Since in vivo chromosome truncation at fragile sites has so far only been reported in case of a single, rare, folate‐sensitive fragile site as a result of repeat expansion,11,23 we wanted to investigate whether repeat expansions may occur within the FRA18C region. We searched a 400 kb interval surrounding the chromosomal breakpoint for repeats using the computer program Tandem Repeat Finder.24 The breakpoint region appeared enriched in AT‐rich repeats and no CGG‐repeats were identified. To test whether any of the repeats were expanded in the father I.1, the 29 longest repeats were selected (see supplementary table 1, available at http://jmg.bmj.com/supplemental). They were first tested for heterozygosity using PCR with primers flanking the repeats. For six of these repeats (1, 2, 4, 6, 14 and 25) the father I.1 showed two alleles in the normal size range, excluding the possibility of an expansion in one of the alleles. The remaining 23 repeats were analysed using Southern blotting and hybridisation with probes specific for the region. Although the majority of the repeats were polymorphic, no repeat expansions were detected.
This paper provides evidence that FRA18C is a previously undescribed aphidicolin‐inducible fragile site at chromosome 18q22.2. When cells of the father I.1 were cultured in the presence of aphidicolin to activate the expression of common fragile sites, we observed fragile site expression in 5% of metaphases, but none were observed when cells were cultured without aphidicolin. We have no explanation why FRA18C expression is so low. However this does not seem to be unique for this site; Leversha et al25 observed the common fragile site FRA6E in up to 3.5% of metaphases. We analysed the DNA flexibility of 18q22 and found that the region is relatively enriched in flexibility islands—characteristics of molecularly cloned common fragile sites.8,26 Although this is the only case of FRA18C so far, it shows features of a common fragile site.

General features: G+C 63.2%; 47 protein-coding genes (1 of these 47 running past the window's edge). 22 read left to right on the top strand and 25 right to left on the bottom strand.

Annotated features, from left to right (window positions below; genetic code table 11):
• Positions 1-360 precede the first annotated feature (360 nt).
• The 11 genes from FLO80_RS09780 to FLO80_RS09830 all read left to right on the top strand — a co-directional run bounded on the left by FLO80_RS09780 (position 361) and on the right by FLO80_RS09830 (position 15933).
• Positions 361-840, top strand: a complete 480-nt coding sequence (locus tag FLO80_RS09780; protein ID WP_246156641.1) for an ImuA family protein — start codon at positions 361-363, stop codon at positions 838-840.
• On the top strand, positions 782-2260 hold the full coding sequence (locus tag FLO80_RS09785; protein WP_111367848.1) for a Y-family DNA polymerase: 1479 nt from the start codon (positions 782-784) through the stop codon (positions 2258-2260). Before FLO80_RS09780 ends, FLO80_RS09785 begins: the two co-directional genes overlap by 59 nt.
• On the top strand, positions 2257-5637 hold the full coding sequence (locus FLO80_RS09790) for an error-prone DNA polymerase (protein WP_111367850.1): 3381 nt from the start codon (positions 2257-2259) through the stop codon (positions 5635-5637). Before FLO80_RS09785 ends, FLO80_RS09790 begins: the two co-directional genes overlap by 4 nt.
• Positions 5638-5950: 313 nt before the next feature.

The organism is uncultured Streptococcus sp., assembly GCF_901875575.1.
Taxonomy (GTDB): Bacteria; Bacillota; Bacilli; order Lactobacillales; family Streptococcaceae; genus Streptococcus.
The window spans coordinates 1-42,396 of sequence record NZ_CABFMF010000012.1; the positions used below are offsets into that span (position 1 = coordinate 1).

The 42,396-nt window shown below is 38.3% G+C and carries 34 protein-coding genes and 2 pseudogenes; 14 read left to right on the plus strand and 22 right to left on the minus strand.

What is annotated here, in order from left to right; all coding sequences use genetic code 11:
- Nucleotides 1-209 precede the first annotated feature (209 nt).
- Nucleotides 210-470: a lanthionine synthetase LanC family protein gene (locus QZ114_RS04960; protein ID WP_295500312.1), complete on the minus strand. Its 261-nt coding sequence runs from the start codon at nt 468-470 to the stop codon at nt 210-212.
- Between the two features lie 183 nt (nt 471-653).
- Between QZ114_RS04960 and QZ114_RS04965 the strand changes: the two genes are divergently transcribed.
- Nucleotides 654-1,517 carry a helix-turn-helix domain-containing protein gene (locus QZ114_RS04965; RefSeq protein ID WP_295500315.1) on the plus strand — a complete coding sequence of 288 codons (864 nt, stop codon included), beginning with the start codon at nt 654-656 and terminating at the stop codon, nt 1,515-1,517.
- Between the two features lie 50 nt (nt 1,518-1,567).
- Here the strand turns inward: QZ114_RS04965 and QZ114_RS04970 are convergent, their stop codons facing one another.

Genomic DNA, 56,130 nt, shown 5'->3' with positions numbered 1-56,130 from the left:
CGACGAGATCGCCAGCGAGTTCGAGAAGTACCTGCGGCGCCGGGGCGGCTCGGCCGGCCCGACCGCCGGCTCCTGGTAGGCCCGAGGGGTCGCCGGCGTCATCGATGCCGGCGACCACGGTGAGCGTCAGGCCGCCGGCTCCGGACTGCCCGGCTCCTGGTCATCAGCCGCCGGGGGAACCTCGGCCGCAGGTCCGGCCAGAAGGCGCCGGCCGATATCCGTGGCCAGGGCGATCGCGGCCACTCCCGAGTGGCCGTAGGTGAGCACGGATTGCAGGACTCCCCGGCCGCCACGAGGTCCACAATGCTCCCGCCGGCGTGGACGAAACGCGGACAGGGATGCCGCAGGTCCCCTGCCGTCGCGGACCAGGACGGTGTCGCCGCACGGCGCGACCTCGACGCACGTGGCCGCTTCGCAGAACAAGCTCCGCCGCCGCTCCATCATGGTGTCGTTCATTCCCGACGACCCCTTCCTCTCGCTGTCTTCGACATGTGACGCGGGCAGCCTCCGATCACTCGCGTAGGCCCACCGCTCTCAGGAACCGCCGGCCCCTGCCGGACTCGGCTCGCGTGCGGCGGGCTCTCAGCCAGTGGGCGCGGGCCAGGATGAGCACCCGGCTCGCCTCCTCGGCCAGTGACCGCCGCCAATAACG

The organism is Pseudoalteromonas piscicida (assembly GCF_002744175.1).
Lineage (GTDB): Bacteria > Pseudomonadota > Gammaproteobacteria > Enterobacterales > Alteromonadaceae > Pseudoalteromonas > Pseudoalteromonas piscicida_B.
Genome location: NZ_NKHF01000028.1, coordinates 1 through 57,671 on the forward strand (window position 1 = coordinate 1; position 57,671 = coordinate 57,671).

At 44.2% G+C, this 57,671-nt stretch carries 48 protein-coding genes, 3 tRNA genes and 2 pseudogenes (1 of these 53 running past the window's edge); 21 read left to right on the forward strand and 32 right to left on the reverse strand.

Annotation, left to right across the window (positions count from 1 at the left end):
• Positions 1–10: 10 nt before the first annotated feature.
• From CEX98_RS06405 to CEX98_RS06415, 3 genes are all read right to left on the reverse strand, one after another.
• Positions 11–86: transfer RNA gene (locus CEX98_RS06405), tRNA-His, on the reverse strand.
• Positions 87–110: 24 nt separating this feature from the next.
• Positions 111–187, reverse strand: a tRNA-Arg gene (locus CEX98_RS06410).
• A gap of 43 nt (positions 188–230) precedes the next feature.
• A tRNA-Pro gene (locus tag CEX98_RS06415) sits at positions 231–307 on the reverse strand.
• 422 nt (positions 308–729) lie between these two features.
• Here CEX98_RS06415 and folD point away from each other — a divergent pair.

Although common fragile sites are considered to be present in all individuals, there is little information concerning their distribution among the individuals. Several reports claim that the frequency of common fragile sites varies among different individuals.27,28,29 Some common fragile sites, like FRA3B and FRA16D, are expressed in almost 100% of individuals, whereas others like FRA13A are less frequent and are only observed in a minority of individuals.28 The latter group is sometimes referred to as the low‐frequency common fragile sites. It seems plausible that FRA18C belongs to this group. We do not know why FRA18C was not detected previously. Assuming it has not been overlooked in the past, there are several possibilities why FRA18C is expressed in the father I.1, but not in others. First, the regional DNA composition of the father I.1 may be different as hypothesised by Savelyeva et al,30 who suggested that the presence of sequence polymorphisms only in individuals who express the fragile site can explain the interindividual variability. However, we did not find any evidence for this possibility: all primer sets and probes developed by us on the basis of the published sequence of the human genome gave amplification products in the father as in controls, indicating absence of gross sequence differences between the father and the published sequence. In addition, no proof for repeat expansion or exceptional repeat composition in the region was found. A second possible explanation for the low occurrence of FRA18C is a variation in one of the enzymes responsible for the cell cycle checkpoints or the repair pathways. It has been hypothesised that fragile sites represent late replicating regions.31,32 These AT‐rich repetitive sequences are able to form secondary structures that affect replication. Replication perturbation would lead to stalling and collapsing of the replication forks, and to the formation of double strand breaks.32 As a consequence, the DNA damage response mechanism is activated and this mechanism in turn activates the cell cycle checkpoint pathways and subsequently the DNA repair mechanism. It was shown that the S phase and G2/M cellular checkpoint kinase ATR act in response to specific types of DNA damage, such as stalled replication forks, during cellular replication. ATR deficiency results in gaps and breaks at fragile sites.33 The ATR kinase is also needed for the activation of the Fanconi anaemia pathway. Howlett et al31 showed that this pathway plays an essential role in the DNA replication stress response. Moreover, abrogation of the Fanconi anaemia pathway increases chromosome instability, particularly at common fragile sites. Musio et al34 showed that inhibition of SMC1 is sufficient to induce fragile site expression. Furthermore, Arlt et al35 showed that BRCA1 is important in fragile site stability. Mouse and human cells deficient for BRCA1 exhibited increased fragile site expression. Finally, Schwartz et al32 proved that Rad51, DNA‐PKcs, LigIV, γ‐H2AX and MDC1 (mediator of DNA damage checkpoint protein 1) regulate fragile site expression. Perhaps, specific variations in these repair genes may have an influence on FRA18C expression.